A group of Democratic went to court this year in an attempt to bar former President Donald Trump from Michigan's ballot.
Yet according to Detroit's WJBK, a state judge shut that effort down this week with a bombshell decision.
At issue was whether or not Trump is barred from running for office again by the 14th Amendment's Insurrection Clause. It states,
No person shall be a Senator or Representative in Congress, or elector of President and Vice-President, or hold any office, civil or military, under the United States, or under any State, who, having previously taken an oath, as a member of Congress, or as an officer of the United States, or as a member of any State legislature, or as an executive or judicial officer of any State, to support the Constitution of the United States, shall have engaged in insurrection or rebellion against the same, or given aid or comfort to the enemies thereof. But Congress may by a vote of two-thirds of each House, remove such disability.
While Trump's detractors argued that the former president's conduct leading up to the January 6 riot on Capitol Hill amounted to an insurrection, Court of Claims Judge James Redford.
Redford concluded that he was precluded from kicking Trump off the Republican primary ballot as the former president had qualified to be on it under state law. What's more, he concluded that the issue of removing Trump falls to Congress.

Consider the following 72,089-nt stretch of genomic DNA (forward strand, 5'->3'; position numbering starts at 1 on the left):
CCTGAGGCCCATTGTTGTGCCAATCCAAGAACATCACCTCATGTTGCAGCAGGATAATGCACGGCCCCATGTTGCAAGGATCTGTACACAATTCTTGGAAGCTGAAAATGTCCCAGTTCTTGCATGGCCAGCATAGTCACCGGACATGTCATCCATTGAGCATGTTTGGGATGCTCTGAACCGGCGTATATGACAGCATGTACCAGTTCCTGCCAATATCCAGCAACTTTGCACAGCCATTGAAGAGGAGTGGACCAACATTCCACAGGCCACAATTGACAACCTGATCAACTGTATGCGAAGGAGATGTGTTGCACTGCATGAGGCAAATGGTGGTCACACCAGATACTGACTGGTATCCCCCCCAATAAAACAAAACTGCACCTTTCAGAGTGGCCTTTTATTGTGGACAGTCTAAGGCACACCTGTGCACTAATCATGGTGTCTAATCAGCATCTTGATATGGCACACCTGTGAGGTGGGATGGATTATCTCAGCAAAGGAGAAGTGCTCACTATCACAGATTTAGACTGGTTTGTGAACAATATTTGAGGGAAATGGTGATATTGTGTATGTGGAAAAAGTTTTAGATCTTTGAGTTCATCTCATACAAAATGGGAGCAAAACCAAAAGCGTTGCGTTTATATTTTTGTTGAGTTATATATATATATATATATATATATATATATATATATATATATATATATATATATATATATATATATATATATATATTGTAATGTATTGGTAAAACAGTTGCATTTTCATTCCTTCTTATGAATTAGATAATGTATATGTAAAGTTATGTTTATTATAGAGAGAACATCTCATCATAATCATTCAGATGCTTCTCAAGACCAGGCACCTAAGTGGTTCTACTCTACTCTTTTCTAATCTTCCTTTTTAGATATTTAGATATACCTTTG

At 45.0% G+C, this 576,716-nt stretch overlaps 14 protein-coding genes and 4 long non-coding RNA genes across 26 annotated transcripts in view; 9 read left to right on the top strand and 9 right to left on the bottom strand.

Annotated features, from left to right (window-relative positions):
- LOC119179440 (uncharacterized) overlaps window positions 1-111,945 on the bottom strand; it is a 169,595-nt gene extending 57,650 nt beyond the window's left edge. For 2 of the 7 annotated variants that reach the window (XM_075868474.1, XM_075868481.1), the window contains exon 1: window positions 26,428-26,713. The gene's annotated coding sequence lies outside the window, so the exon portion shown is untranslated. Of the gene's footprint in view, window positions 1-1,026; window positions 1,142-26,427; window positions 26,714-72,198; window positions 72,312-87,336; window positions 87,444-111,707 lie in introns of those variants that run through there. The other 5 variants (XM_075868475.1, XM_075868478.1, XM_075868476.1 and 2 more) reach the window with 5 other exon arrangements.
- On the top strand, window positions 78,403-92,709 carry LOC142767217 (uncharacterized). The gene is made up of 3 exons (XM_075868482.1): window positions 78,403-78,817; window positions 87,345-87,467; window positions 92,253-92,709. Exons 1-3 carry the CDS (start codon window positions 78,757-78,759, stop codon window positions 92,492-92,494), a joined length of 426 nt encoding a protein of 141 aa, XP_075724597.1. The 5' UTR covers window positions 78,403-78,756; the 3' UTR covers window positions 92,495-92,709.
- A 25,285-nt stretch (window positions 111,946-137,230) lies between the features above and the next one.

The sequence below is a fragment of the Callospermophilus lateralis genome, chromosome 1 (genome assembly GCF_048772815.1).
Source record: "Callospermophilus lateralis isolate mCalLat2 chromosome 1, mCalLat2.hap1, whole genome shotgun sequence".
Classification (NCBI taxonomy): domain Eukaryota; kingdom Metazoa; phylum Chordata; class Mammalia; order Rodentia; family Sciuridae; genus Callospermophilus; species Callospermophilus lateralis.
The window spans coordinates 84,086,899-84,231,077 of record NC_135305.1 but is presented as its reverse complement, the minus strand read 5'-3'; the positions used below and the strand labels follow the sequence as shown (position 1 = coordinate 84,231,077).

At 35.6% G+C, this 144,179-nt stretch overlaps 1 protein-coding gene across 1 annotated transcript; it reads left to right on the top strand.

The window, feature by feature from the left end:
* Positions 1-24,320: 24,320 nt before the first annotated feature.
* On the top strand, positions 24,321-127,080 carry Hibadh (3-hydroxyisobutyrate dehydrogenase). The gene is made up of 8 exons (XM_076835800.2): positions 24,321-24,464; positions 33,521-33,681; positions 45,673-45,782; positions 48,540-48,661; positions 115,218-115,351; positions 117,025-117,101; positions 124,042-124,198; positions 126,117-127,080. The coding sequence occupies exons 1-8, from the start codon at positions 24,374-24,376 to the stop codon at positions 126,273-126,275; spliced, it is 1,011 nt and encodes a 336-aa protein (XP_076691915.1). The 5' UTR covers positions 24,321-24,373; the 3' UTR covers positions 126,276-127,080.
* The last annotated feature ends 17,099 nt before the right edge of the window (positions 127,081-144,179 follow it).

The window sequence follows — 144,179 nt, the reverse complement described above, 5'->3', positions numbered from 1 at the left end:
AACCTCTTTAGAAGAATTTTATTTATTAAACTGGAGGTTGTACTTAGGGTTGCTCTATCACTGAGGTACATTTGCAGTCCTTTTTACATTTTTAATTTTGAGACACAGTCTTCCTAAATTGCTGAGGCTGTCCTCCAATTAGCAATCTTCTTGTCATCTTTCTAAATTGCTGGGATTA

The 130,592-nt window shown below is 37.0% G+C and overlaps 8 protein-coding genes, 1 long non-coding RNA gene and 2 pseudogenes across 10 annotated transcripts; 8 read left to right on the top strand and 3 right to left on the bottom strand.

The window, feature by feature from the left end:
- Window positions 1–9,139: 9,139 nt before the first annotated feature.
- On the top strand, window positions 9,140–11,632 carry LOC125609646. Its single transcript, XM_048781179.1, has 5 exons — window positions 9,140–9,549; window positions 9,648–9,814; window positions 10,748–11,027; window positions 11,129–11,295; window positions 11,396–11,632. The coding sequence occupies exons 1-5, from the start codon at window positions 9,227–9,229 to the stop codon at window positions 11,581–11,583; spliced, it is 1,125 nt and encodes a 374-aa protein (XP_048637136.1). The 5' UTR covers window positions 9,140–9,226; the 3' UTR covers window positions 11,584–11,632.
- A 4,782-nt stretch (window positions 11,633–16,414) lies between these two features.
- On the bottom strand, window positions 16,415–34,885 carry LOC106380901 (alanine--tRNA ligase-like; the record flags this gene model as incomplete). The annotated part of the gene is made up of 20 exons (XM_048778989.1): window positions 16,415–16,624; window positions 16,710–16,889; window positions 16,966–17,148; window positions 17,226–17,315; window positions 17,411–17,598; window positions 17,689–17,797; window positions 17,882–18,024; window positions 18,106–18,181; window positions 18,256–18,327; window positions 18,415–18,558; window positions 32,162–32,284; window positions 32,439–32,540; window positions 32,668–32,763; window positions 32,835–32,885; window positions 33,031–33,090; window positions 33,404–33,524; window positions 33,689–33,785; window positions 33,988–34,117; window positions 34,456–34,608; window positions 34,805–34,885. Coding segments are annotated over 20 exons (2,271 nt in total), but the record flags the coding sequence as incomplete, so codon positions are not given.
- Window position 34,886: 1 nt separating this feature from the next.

"The judicial action of removing a candidate from the presidential ballot and prohibiting them from running essentially strips Congress of its ability to ‘by a vote of two-thirds of each House, remove such a disability,'" he wrote.
A Michigan judge has ruled that former President Donald Trump will remain on the state’s primary ballot. Court of Claims Judge James Robert Redford said in an order released Tuesday that Trump has followed state procedure to qualify for the ballot and t... https://t.co/Hb3D1opiL9
— KSTP (@KSTP) November 16, 2023
"The question of whether he is ineligible due to Section 3 of the 14th Amendment presents a political question that is nonjusticiable at the present time," Redford insisted.
"The question of whether Donald Trump is qualified or disqualified from appearing on the 2024 general election ballot in Michigan is not ripe for adjudication at this time," he added.
Redford's ruling on the former president's eligibility to run came in the wake of several polls that show Trump ahead of President Joe Biden.
A recent survey commissioned by The New York Times and conducted by Siena College showed Trump beating Biden in five of six battleground states.
It found that Trump is ahead by four points in Pennsylvania, five points in Michigan, five points in Arizona, six points in Georgia, and a startling 10 points in Nevada. Meanwhile, it showed Biden as leading by just two points in Wisconsin.
The poll also showed the former president as being backed by 22% of black voters in the six battleground states, which would represent a massive political shift.